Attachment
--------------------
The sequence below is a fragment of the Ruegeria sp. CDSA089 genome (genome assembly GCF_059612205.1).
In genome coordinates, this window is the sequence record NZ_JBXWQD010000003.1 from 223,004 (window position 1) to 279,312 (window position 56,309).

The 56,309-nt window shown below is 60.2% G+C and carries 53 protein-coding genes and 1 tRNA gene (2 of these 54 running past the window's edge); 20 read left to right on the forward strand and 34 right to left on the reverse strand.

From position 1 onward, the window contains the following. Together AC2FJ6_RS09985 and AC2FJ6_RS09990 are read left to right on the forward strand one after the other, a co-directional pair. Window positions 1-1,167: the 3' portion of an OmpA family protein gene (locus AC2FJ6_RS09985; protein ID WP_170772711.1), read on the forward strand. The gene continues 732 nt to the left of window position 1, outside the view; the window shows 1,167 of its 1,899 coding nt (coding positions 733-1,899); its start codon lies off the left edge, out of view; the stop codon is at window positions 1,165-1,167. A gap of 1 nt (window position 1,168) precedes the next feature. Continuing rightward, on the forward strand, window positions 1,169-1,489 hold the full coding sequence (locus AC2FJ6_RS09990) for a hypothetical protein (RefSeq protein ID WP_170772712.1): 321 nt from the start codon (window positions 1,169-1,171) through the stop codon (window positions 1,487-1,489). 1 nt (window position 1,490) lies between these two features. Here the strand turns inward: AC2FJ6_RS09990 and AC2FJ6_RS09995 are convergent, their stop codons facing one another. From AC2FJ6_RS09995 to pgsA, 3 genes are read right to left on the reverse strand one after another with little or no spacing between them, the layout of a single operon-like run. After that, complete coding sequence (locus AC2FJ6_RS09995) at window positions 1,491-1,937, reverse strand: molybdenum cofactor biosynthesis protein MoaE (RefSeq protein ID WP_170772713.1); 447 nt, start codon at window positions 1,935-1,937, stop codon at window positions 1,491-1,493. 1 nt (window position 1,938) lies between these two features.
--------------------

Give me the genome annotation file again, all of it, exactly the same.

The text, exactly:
The sequence below is a fragment of the Ruegeria sp. CDSA089 genome (genome assembly GCF_059612205.1).
In genome coordinates, this window is the sequence record NZ_JBXWQD010000003.1 from 223,004 (window position 1) to 279,312 (window position 56,309).

The 56,309-nt window shown below is 60.2% G+C and carries 53 protein-coding genes and 1 tRNA gene (2 of these 54 running past the window's edge); 20 read left to right on the forward strand and 34 right to left on the reverse strand.

From position 1 onward, the window contains the following. Together AC2FJ6_RS09985 and AC2FJ6_RS09990 are read left to right on the forward strand one after the other, a co-directional pair. Window positions 1-1,167: the 3' portion of an OmpA family protein gene (locus AC2FJ6_RS09985; protein ID WP_170772711.1), read on the forward strand. The gene continues 732 nt to the left of window position 1, outside the view; the window shows 1,167 of its 1,899 coding nt (coding positions 733-1,899); its start codon lies off the left edge, out of view; the stop codon is at window positions 1,165-1,167. A gap of 1 nt (window position 1,168) precedes the next feature. Continuing rightward, on the forward strand, window positions 1,169-1,489 hold the full coding sequence (locus AC2FJ6_RS09990) for a hypothetical protein (RefSeq protein ID WP_170772712.1): 321 nt from the start codon (window positions 1,169-1,171) through the stop codon (window positions 1,487-1,489). 1 nt (window position 1,490) lies between these two features. Here the strand turns inward: AC2FJ6_RS09990 and AC2FJ6_RS09995 are convergent, their stop codons facing one another. From AC2FJ6_RS09995 to pgsA, 3 genes are read right to left on the reverse strand one after another with little or no spacing between them, the layout of a single operon-like run. After that, complete coding sequence (locus AC2FJ6_RS09995) at window positions 1,491-1,937, reverse strand: molybdenum cofactor biosynthesis protein MoaE (RefSeq protein ID WP_170772713.1); 447 nt, start codon at window positions 1,935-1,937, stop codon at window positions 1,491-1,493. 1 nt (window position 1,938) lies between these two features.